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Adolescence is a period of life in which the sense of 'self' changes profoundly. Here, we review recent behavioural and neuroimaging studies on adolescent development of the self-concept. These studies have shown that adolescence is an important developmental period for the self and its supporting neural structures. Recent neuroimaging research has demonstrated that activity in brain regions associated with self-processing, including the medial prefrontal cortex, changes between early adolescence and adulthood. These studies indicate that neurocognitive development might contribute to behavioural phenomena characteristic of adolescence, such as heightened self-consciousness and susceptibility to peer influence. We attempt to integrate this recent neurocognitive research on adolescence with findings from developmental and social psychology.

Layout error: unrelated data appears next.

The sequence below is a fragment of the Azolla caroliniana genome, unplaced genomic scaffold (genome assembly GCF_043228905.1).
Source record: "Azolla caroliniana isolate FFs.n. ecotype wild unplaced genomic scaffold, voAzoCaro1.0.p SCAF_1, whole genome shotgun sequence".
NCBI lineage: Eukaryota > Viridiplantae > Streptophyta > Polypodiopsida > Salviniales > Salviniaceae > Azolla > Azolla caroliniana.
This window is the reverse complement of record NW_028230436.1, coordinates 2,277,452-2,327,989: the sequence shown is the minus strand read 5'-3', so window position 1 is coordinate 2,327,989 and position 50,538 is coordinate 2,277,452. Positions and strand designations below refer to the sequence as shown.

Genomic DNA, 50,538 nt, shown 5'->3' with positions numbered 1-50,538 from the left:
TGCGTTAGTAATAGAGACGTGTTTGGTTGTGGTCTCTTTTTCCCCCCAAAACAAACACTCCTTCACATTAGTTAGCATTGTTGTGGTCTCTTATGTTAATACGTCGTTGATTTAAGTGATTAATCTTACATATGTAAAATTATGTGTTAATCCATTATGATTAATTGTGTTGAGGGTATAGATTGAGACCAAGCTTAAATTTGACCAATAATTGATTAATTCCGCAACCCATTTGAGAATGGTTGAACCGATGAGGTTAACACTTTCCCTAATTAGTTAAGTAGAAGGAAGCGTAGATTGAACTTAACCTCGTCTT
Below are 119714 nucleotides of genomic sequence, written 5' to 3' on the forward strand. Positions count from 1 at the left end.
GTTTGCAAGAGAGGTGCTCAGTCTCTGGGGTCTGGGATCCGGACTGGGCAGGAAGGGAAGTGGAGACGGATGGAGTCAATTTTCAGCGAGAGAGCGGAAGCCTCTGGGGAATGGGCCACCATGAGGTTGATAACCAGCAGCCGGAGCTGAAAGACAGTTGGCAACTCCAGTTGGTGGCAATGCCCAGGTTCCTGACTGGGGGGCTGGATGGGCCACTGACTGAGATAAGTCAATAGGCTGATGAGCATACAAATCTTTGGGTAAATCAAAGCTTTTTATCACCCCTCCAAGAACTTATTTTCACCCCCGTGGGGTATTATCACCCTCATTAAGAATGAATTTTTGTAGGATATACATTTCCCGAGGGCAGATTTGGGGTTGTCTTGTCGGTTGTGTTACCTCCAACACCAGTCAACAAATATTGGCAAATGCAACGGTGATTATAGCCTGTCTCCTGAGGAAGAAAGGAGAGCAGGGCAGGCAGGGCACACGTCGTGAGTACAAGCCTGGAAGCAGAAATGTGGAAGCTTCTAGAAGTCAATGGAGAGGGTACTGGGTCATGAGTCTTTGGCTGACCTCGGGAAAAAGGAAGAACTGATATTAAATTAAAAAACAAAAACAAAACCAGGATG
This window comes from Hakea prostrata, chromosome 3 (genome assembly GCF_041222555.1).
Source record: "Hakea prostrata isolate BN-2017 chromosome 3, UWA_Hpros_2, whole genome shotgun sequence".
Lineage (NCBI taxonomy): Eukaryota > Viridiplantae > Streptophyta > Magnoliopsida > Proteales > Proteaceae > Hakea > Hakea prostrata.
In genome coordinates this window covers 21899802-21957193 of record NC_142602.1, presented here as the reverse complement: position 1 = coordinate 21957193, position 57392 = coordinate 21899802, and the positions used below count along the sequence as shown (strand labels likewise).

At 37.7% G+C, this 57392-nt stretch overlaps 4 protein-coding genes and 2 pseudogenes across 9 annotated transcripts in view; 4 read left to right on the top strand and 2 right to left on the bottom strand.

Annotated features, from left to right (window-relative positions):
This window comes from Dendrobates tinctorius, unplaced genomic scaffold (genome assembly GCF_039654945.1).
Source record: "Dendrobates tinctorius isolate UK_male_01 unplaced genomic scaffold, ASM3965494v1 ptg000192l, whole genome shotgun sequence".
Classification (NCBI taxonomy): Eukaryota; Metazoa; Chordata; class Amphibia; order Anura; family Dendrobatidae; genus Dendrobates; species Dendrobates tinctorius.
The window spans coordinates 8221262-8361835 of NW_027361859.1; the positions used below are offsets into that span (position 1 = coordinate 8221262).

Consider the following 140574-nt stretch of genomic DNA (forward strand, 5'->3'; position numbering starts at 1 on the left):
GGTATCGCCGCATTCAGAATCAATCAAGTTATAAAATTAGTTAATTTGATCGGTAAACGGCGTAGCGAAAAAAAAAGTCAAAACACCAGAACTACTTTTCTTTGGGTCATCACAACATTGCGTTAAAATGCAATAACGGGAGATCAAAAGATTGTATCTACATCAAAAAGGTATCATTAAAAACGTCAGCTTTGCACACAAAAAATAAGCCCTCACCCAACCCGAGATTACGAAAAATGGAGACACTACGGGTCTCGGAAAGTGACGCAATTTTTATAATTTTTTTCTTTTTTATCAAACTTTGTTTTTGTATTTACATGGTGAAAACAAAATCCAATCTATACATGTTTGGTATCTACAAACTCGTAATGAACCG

Original publication




Journal article


Trends Cogn Sci

Publication Date





441 - 446


Adolescent, Adolescent Behavior, Adolescent Development, Brain, Cognition, Frontal Lobe, Humans, Magnetic Resonance Imaging, Self Concept, Social Behavior